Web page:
POLITICS

Aboriginal economic development report shows little progress

06/17/2015 06:51 EDT | Updated 06/17/2016 05:59 EDT
The gaps between aboriginal people and the rest of Canada are not closing, and are widening in some cases, according to a report by a federally created group.

While some progress has been made, aboriginal people are not on track to achieve parity with the rest of Canadians by 2022 — the target date set by the board to close the gaps, the National Aboriginal Economic Development Board (NAEDB) found.

The report makes eight recommendations, many focusing on employment and skills training, and business development, rather than more social spending.

According to the report, the most striking trend is that First Nations on reserve had the worst economic outcomes for nearly all indicators, while Métis and Inuit have done slightly better, particularly in employment rates.

"What I always look at is the standard of living, which comes down to having a job," Osoyoos Chief and NAEDB chair Clarence Louie said in an interview with CBC News.

"The unemployment rates of our people and the amount of funding that our people are getting in the education system, those numbers are not getting better."

The NAEDB was created by the federal government in 1990. In 2012, it set its 2022 goal of economic and social parity with a report that outlined benchmarks on a number of indicators such as employment, education, housing and income. Wednesday's report, based on 2006 and 2011 Census data, is the first to check what progress has been made since those benchmarks were set.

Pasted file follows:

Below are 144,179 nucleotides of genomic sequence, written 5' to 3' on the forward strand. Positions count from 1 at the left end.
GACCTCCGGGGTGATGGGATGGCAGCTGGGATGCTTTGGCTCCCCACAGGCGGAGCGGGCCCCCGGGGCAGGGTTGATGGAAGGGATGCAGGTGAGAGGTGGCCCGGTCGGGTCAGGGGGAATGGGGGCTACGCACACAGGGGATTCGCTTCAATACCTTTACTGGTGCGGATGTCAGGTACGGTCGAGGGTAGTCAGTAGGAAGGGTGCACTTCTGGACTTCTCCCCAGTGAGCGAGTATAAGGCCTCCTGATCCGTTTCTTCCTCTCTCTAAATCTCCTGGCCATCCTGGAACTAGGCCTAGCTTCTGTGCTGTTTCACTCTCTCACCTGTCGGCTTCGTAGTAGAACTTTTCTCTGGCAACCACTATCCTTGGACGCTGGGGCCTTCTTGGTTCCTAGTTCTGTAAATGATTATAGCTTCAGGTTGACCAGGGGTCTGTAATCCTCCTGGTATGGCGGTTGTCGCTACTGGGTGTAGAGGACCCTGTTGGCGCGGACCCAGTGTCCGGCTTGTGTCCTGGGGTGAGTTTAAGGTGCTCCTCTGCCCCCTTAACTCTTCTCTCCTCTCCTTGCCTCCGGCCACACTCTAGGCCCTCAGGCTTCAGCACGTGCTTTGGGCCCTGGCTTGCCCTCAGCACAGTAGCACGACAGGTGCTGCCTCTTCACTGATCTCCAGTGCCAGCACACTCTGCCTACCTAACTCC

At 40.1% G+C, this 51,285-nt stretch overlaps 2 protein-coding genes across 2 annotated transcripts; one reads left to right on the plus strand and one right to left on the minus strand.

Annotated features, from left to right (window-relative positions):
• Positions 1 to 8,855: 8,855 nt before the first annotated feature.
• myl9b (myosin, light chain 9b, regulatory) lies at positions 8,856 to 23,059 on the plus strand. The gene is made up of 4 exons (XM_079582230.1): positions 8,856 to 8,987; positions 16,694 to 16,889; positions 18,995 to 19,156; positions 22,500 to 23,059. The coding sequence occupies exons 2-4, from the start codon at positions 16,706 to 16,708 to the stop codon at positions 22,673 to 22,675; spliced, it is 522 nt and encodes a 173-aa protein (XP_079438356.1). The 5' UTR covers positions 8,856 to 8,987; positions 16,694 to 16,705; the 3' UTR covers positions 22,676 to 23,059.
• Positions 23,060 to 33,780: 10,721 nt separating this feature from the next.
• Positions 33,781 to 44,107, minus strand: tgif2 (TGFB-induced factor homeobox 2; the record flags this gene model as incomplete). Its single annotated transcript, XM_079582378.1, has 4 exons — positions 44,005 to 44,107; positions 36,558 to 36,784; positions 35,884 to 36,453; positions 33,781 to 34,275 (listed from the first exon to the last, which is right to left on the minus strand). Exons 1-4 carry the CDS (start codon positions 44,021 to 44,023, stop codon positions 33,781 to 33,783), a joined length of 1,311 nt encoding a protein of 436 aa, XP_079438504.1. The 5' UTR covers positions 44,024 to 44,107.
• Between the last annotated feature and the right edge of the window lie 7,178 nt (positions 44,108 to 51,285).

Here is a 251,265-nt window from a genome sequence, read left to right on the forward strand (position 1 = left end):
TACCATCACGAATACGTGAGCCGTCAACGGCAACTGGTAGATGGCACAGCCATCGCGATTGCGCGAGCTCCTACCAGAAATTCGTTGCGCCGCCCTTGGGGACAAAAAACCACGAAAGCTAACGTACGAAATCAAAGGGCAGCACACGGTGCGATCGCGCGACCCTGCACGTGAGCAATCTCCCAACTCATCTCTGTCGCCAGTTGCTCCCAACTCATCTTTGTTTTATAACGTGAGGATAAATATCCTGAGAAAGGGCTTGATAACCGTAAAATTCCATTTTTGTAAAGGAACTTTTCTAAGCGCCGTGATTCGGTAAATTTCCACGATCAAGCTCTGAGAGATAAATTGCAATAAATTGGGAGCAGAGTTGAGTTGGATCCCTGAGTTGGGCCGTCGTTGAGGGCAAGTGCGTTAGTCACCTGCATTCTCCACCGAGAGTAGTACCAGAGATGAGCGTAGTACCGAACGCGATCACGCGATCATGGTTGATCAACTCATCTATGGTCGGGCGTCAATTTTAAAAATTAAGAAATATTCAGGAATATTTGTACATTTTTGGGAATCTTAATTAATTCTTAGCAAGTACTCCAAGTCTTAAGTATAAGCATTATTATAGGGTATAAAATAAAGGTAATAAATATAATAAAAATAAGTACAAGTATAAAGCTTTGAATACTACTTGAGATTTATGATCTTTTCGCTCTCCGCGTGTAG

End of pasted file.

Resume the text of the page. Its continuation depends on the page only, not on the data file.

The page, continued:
Overall, the aboriginal employment rate is 9.1 percentage points below the non-aboriginal employment rate. The benchmark three years ago was 8.9.

Average income improved slightly, going from 33.4 percentage points below that of non-aboriginals to 27.5 points below. The high school completion rate also  improved slightly as well, at 18.5 percentage points below compared to 20.6 points lower back in 2012.

When separated out, First Nations on reserve fell behind. For example, the average income on reserve was $18,586 in 2010. For First Nations off reserve, it was $30,266. Non-aboriginal average income was $41,052.

Louie points to the reserve system and how remote many reserves are, and how poor the land quality is, as to why First Nations on reserve are having the worst outcomes.

"If you want to colonize a country of indigenous people, the first thing you do is you bring them to their knees and take away their economic ability to support themselves. That's what Canada did," says Louie.

Aboriginal affairs minister to get report

The report will be given to the minister of aboriginal affairs and other government officials Wednesday.

The Conservative government has touted its First Nations Land Management Act and First Nations Fiscal Management Act as two of several pieces of legislation that have helped First Nations achieve greater economic development and autonomy.

The report says such legislation has helped a little, but the gains are insufficient. Louie says that's probably not what the minister wants to hear.

"When you get a failing grade, you probably don't want to hear that, but the numbers don't lie," said Louie.

He added that industry is demanding an economic agenda that incorporates aboriginal people because they are the youngest and fastest-growing segment of the population, and so many natural resource projects depend on their co-operation.